Animal Protein Fresh or water-packed cold-water fish (trout, salmon, halibut, tuna, mackerel, sardines, pike, kippers), wild game (rabbit, pheasant, bison, venison, elk, etc.), lamb, duck, organic chicken and turkey Pork (bacon), beef, veal, sausage, cold cuts, canned meats, frankfurters (hot dogs), shellfish, any raw meats and fish
Vegetable Protein  Split peas, lentils, legumes, bee pollen, spirulina, and blue-green algae Soybean products (soy sauce, soybean oil in processed foods)
 Nuts & Seeds Hemp, sesame, pumpkin, chia, and sunflower seeds, hazelnuts, pecans, almonds, walnuts, cashews, macadamia, pistachios, brazil, nut and seed butters such as almond or tahini Peanuts and peanut butter
Oils Cold-pressed olive, avocado, flax, safflower, sesame, almond, sunflower, walnut pumpkin and coconut Butter, margarine, shortening, processed oils, canola oil, salad dressings, mayonnaise, spreads
Drinks Filtered water, green, white or herbal tea, seltzer or mineral water, yerba mate, coconut water, green juice Alcohol, coffee, caffeinated beverages, soda, soft drinks, fruit juice (unless freshly pressed)
Sweeteners Stevia, coconut nectar, xylitol, whole/fresh fruit, dried fruit (in moderation) Refined sugar, white/brown sugars, maple syrup, high fructose corn syrup, evaporated cane juice, Splenda®, Equal®, Sweet’N Low®, juice concentrate, agave nectar, brown rice syrup, honey
Condiments Vinegar, all spices, all herbs, sea salt, black pepper, carob, raw or dark chocolate (dairy and sugar free), stone ground mustard, miso, coconut liquid aminos, wheat free tamari and nama shoyu, unsweetened whole jam Regular chocolate (with dairy and sugar), ketchup, relish, chutney, traditional soy sauce, barbecue sauce, teriyaki, breath mints, chewing gum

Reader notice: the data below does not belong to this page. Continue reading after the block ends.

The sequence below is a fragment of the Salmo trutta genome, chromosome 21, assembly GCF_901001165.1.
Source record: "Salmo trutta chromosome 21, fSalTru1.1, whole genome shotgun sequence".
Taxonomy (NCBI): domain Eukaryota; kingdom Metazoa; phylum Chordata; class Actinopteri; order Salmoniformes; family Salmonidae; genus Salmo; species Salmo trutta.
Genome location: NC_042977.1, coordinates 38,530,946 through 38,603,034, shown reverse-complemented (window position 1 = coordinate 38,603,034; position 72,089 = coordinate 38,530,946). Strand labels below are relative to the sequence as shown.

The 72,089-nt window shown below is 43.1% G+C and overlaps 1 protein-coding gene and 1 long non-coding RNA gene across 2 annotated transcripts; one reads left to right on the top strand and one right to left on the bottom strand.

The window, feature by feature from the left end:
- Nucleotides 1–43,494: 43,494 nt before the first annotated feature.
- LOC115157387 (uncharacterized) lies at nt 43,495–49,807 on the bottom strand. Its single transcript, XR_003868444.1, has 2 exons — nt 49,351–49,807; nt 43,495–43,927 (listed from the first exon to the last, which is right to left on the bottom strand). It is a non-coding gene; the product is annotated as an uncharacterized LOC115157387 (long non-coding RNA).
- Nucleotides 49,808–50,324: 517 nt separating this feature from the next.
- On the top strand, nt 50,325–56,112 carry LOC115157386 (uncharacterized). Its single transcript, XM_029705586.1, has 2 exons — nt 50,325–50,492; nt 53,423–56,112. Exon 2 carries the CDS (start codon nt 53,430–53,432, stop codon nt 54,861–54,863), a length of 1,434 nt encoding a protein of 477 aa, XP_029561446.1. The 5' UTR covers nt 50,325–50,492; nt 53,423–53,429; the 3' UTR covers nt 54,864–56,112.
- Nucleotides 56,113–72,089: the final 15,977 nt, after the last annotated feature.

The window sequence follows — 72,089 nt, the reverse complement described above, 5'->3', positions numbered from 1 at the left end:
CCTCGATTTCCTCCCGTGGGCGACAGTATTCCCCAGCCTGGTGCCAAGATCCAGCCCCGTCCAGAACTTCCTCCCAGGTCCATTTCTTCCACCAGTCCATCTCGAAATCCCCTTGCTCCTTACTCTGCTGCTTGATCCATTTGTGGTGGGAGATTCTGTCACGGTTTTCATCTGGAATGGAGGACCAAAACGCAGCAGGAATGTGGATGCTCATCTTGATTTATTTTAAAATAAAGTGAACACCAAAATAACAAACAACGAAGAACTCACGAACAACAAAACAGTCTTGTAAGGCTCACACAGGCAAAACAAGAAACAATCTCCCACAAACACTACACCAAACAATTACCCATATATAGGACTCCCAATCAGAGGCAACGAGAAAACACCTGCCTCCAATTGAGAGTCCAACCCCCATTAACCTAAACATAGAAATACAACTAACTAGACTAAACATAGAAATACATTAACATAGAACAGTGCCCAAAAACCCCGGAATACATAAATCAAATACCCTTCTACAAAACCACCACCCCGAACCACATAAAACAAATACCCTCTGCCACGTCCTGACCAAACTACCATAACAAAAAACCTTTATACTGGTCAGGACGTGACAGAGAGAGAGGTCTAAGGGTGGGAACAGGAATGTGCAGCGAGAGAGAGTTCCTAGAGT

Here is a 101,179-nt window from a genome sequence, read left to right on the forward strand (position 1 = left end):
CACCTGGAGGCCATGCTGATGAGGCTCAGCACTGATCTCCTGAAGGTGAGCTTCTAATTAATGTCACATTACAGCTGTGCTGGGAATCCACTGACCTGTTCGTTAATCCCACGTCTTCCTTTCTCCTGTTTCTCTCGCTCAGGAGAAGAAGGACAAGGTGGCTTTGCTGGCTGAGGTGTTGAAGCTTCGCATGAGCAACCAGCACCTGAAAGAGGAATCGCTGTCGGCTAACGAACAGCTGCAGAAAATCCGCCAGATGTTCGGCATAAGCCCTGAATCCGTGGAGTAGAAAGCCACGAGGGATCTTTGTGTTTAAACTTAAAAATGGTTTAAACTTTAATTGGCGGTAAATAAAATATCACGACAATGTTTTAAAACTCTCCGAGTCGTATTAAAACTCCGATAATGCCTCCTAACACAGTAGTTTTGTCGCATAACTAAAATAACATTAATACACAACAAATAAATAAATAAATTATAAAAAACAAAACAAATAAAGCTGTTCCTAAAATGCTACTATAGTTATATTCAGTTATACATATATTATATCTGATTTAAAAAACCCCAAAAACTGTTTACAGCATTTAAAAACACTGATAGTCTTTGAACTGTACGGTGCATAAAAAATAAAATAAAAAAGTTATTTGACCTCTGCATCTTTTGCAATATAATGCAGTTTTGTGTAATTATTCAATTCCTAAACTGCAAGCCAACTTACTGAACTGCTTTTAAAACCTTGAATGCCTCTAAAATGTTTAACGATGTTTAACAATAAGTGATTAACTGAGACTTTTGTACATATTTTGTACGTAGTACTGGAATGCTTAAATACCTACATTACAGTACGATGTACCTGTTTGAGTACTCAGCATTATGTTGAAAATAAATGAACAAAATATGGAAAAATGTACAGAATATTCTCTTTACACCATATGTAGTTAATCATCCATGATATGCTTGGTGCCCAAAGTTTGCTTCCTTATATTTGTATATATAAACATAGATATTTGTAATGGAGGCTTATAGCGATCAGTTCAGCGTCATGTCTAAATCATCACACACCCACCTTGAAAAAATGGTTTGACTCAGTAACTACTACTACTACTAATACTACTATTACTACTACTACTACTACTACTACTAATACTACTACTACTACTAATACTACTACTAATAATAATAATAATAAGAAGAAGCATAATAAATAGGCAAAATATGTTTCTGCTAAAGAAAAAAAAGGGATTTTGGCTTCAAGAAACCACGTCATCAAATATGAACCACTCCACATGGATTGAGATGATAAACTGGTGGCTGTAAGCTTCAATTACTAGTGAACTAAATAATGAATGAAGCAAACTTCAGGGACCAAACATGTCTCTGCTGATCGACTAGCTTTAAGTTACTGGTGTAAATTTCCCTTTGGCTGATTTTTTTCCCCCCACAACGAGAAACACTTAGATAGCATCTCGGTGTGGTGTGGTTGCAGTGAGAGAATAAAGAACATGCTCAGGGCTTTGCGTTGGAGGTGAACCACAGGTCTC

The Elimination Diet
Junger’s Cleanse Diet consists of three basic steps:

  1. Eliminate all foods on the right side of the table above, focusing only on foods on the left side.  You will do this for three weeks.
  2. Reintroduce foods on the right, one at a time.  You will eat the food for two days as part of your normal diet, and then take a three day break.  Keep a food diary and note any changes in energy levels, emotions, or physical changes.
  3. If a food causes no reaction, you can add it to your permanent “diet” and continue to eat it.  If it does cause a reaction, Junger suggests permanently removing it from your diet as if you had a physical allergy.

Other Considerations
Besides food, Junger says we are lacking nutrients and habits necessary in order to be able to have optimal health.  While on the elimination diet and beyond, he suggests the following:

  • Maintain between 10-12 hours between your last meal of the day and your first meal of the morning.  This allows your digestive system to reset.
  • Consider taking probiotics or including fermented foods like kimchi and sauerkraut in your diet to promote gut health.
  • Eat sea vegetables often to maintain optimal iodine levels.  Iodine helps regulate thyroid function and promotes healthy immune system responses.

Another thing that Junger suggests, but I am against, is supplementing with synthetic vitamin D.  Although many of us are lacking in D vitamins (which is actually a hormone), it is more important to get D from natural sources like meat, fish, meat products like cheese and eggs, and sunlight.  I personally had a vitamin D deficiency for many years which I corrected when I stopped supplementing.

Lastly, I would add a magnesium supplement to any health overhaul.  Magnesium is present in every cell in your body, and is responsible for hundreds of chemical processes.  Nearly everyone is deficient in magnesium due to commercial farming and soil depletion.   combines magnesium with malic acid, which helps to detox the liver, maintain efficient absorption, storage and transport of nutrients and minerals, and increase energy levels.  You can also use mineral drops to  your water.  It adds essential trace minerals, including natural anti-fungals to assist the body in the healing process.

Food as Medicine
It’s been five years now since my initial diagnosis, and nearly five years of being almost completely medication free.  It’s taken a lot of tweaking and figuring out what works for me, in some cases even stricter than Junger’s plan (I can’t have grains at all for example).  You might be thinking, “I don’t have an autoimmune condition and I feel fine.”  While that might be the case, I guarantee that you will find benefits in overhauling your diet, and in turn overhauling your health.  Whether it’s more energy, feeling happier or less anxious, getting ill less, or getting rid of a few extra pounds, everyone can benefit from a food reset, especially in our modern society.

Feel free to leave questions or comments below.